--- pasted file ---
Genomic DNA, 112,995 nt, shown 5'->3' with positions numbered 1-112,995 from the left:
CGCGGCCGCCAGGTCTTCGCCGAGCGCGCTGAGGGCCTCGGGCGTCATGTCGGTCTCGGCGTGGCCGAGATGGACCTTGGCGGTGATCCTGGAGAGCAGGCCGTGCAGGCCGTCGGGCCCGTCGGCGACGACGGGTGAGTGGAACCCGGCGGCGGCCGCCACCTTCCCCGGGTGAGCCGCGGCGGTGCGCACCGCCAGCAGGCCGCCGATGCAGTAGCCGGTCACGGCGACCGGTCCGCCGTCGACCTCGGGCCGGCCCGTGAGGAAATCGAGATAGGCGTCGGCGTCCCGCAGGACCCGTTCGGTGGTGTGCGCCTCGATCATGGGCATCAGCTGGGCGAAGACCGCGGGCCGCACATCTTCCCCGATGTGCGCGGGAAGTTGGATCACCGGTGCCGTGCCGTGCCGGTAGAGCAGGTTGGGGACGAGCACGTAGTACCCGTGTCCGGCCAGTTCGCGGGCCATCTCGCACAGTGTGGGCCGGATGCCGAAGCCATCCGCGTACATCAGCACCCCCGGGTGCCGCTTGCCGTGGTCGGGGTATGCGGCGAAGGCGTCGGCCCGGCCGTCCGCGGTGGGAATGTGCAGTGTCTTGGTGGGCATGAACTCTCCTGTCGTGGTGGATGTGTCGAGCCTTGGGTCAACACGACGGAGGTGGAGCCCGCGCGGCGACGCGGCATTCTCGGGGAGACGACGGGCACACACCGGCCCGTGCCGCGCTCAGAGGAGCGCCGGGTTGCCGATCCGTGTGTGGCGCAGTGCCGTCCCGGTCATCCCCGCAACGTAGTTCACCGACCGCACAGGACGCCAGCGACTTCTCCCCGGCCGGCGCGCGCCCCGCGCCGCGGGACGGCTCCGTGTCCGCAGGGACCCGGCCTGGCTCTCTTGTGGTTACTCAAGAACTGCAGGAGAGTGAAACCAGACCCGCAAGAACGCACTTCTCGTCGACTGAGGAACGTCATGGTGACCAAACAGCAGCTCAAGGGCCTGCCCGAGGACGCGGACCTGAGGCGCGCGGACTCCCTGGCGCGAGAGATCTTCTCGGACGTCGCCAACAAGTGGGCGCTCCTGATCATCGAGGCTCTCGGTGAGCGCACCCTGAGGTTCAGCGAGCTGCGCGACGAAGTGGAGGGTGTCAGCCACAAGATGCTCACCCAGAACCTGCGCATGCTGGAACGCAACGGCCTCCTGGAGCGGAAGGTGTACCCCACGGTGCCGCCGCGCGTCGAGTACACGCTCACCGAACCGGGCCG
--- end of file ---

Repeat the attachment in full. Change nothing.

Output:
Genomic DNA, 112,995 nt, shown 5'->3' with positions numbered 1-112,995 from the left:
CGCGGCCGCCAGGTCTTCGCCGAGCGCGCTGAGGGCCTCGGGCGTCATGTCGGTCTCGGCGTGGCCGAGATGGACCTTGGCGGTGATCCTGGAGAGCAGGCCGTGCAGGCCGTCGGGCCCGTCGGCGACGACGGGTGAGTGGAACCCGGCGGCGGCCGCCACCTTCCCCGGGTGAGCCGCGGCGGTGCGCACCGCCAGCAGGCCGCCGATGCAGTAGCCGGTCACGGCGACCGGTCCGCCGTCGACCTCGGGCCGGCCCGTGAGGAAATCGAGATAGGCGTCGGCGTCCCGCAGGACCCGTTCGGTGGTGTGCGCCTCGATCATGGGCATCAGCTGGGCGAAGACCGCGGGCCGCACATCTTCCCCGATGTGCGCGGGAAGTTGGATCACCGGTGCCGTGCCGTGCCGGTAGAGCAGGTTGGGGACGAGCACGTAGTACCCGTGTCCGGCCAGTTCGCGGGCCATCTCGCACAGTGTGGGCCGGATGCCGAAGCCATCCGCGTACATCAGCACCCCCGGGTGCCGCTTGCCGTGGTCGGGGTATGCGGCGAAGGCGTCGGCCCGGCCGTCCGCGGTGGGAATGTGCAGTGTCTTGGTGGGCATGAACTCTCCTGTCGTGGTGGATGTGTCGAGCCTTGGGTCAACACGACGGAGGTGGAGCCCGCGCGGCGACGCGGCATTCTCGGGGAGACGACGGGCACACACCGGCCCGTGCCGCGCTCAGAGGAGCGCCGGGTTGCCGATCCGTGTGTGGCGCAGTGCCGTCCCGGTCATCCCCGCAACGTAGTTCACCGACCGCACAGGACGCCAGCGACTTCTCCCCGGCCGGCGCGCGCCCCGCGCCGCGGGACGGCTCCGTGTCCGCAGGGACCCGGCCTGGCTCTCTTGTGGTTACTCAAGAACTGCAGGAGAGTGAAACCAGACCCGCAAGAACGCACTTCTCGTCGACTGAGGAACGTCATGGTGACCAAACAGCAGCTCAAGGGCCTGCCCGAGGACGCGGACCTGAGGCGCGCGGACTCCCTGGCGCGAGAGATCTTCTCGGACGTCGCCAACAAGTGGGCGCTCCTGATCATCGAGGCTCTCGGTGAGCGCACCCTGAGGTTCAGCGAGCTGCGCGACGAAGTGGAGGGTGTCAGCCACAAGATGCTCACCCAGAACCTGCGCATGCTGGAACGCAACGGCCTCCTGGAGCGGAAGGTGTACCCCACGGTGCCGCCGCGCGTCGAGTACACGCTCACCGAACCGGGCCG